In addition to dance workshops at some of the Winnipeg Irish Festivals workshops we have organized several Irish set dancing workshops and ceilis.  In 2005 we put on a fund-raising ceili where we called dances for everyone to participate in.  In 2006 and 2007 we had a guest teacher, Maureen O’Leary from Toronto lead us in weekend workshops, and in 2009 we had Tim McAndrew from St. Paul, Minnesota for another weekend workshop. Our guest teachers have helped us learn new dances, improve our dancing style, and learn some of the “battering” steps that are used for various sets.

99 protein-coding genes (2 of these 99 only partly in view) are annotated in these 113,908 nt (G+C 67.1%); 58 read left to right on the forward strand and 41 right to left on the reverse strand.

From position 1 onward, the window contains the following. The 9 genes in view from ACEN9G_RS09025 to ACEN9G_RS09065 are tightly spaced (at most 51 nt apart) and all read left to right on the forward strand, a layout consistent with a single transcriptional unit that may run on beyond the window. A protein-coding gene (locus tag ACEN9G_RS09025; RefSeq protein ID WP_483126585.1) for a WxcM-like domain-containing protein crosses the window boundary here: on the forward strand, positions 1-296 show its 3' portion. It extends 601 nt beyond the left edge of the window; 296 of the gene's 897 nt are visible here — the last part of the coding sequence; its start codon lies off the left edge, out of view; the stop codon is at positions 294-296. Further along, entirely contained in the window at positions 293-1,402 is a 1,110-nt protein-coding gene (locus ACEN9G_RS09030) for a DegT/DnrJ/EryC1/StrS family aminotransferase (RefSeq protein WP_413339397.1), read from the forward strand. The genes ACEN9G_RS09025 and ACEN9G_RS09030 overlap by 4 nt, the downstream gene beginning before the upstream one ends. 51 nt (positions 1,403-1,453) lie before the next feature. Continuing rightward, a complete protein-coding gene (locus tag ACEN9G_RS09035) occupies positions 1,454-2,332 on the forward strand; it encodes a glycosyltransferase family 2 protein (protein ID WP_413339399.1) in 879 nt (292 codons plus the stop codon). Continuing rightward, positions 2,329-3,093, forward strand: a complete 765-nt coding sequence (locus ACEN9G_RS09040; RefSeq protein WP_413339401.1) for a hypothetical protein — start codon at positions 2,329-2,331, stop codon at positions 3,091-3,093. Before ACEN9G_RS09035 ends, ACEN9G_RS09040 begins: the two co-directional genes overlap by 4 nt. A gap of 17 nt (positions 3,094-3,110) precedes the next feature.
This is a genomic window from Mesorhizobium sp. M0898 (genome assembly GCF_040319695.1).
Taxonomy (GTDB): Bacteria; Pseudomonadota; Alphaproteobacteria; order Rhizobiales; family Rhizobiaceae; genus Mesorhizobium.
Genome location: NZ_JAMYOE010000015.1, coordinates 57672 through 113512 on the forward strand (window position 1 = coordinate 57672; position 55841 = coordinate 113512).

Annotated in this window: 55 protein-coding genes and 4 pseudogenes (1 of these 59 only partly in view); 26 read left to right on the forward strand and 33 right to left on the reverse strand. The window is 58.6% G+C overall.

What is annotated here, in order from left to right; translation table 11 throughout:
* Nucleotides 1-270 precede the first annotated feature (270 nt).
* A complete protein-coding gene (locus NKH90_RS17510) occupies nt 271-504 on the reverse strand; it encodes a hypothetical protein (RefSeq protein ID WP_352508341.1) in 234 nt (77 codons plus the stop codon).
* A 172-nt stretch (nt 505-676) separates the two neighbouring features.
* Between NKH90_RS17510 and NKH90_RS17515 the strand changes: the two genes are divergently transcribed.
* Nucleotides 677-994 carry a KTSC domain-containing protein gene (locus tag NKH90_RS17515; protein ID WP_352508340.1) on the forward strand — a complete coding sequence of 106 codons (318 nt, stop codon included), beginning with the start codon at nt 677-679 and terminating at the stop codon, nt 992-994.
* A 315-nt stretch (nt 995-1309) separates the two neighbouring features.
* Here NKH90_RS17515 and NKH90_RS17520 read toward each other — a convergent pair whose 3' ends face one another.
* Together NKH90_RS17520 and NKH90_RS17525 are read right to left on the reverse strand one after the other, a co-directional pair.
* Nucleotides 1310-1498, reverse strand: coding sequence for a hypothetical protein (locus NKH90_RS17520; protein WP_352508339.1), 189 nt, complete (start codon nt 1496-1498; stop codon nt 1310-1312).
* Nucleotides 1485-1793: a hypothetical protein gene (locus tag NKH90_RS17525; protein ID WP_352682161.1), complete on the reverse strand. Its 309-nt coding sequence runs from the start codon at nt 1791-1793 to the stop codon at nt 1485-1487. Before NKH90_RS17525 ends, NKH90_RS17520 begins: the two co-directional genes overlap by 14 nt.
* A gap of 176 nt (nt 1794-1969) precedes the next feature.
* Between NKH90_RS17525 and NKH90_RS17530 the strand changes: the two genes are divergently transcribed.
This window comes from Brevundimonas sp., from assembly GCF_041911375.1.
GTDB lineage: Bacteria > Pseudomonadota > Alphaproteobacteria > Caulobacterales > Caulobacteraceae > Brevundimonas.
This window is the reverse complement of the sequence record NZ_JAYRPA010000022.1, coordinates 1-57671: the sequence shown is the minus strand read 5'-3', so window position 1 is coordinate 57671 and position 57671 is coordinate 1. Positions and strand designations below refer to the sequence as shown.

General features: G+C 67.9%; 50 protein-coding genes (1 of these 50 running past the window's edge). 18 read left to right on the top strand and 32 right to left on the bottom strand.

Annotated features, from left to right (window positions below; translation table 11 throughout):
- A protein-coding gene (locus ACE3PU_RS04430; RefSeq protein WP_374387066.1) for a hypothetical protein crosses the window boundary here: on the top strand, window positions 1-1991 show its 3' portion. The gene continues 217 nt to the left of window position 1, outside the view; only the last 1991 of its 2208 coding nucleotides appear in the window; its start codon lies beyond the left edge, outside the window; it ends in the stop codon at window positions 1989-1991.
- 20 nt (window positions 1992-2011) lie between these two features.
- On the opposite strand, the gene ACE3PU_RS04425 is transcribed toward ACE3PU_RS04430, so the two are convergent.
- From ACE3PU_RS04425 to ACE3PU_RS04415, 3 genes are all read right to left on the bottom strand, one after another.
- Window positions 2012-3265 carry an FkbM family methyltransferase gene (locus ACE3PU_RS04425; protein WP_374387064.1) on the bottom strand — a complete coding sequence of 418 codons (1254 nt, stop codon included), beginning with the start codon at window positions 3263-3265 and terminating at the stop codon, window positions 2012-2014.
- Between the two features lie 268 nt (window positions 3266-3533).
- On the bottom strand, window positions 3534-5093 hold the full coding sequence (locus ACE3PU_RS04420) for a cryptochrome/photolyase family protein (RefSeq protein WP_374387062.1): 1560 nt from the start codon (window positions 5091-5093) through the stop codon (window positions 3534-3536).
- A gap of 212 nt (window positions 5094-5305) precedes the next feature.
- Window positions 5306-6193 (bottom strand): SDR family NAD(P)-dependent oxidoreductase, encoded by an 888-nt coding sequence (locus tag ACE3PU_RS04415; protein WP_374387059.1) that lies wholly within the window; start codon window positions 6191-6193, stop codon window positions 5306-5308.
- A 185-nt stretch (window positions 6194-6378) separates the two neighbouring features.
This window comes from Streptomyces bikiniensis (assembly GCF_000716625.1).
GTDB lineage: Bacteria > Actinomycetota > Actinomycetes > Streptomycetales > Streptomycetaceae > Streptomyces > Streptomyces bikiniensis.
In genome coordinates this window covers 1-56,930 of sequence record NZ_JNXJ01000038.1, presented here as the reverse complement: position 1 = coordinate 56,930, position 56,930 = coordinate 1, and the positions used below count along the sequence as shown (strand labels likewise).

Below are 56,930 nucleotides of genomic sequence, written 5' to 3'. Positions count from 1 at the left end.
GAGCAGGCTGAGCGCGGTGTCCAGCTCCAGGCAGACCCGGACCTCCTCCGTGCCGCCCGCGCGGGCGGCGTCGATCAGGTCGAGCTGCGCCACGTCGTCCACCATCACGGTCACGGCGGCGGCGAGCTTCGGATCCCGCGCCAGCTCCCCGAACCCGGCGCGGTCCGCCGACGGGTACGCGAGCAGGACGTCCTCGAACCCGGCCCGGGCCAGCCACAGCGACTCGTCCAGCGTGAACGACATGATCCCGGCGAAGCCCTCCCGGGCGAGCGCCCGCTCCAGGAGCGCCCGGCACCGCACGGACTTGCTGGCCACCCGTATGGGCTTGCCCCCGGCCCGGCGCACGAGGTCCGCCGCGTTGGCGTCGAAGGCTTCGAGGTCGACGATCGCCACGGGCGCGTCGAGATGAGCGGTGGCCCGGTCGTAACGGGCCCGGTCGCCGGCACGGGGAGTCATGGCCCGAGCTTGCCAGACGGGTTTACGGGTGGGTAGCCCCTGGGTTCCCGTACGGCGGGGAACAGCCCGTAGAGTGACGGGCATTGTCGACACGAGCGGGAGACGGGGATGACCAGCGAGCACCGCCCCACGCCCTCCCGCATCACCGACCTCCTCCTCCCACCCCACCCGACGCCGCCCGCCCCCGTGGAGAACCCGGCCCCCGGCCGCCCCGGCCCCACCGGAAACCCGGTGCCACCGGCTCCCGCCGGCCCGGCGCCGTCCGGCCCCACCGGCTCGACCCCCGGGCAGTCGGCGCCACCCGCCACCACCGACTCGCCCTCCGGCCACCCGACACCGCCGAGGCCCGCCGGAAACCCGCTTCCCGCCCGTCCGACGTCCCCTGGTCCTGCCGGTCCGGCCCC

We enjoy performing our sets on occasion, and these performances are always fun and help motivate us to continually improve our dancing.  Over the years we have performed at various events and venues including the Winnipeg Irish Festival, at the Irish Club, at Festival du Voyageur with the band Cruithne, at St. Ambroise for their Canada Day festival, and at several seniors’ residences in Winnipeg and sometimes as part of a program put on by the Comhaltas traditional musicians. 

Where We Dance

We meet on most Mondays during the school year from 7:15-9:15 pm at Riverview School, 253 Maplewood Ave (2 blocks east of Osborne) in the downstairs multi-purpose room.  There is no charge to attend. It is best to check before coming since dancing may be cancelled if it is a school holiday, or other conflict. We start dancing in September, and stop in June.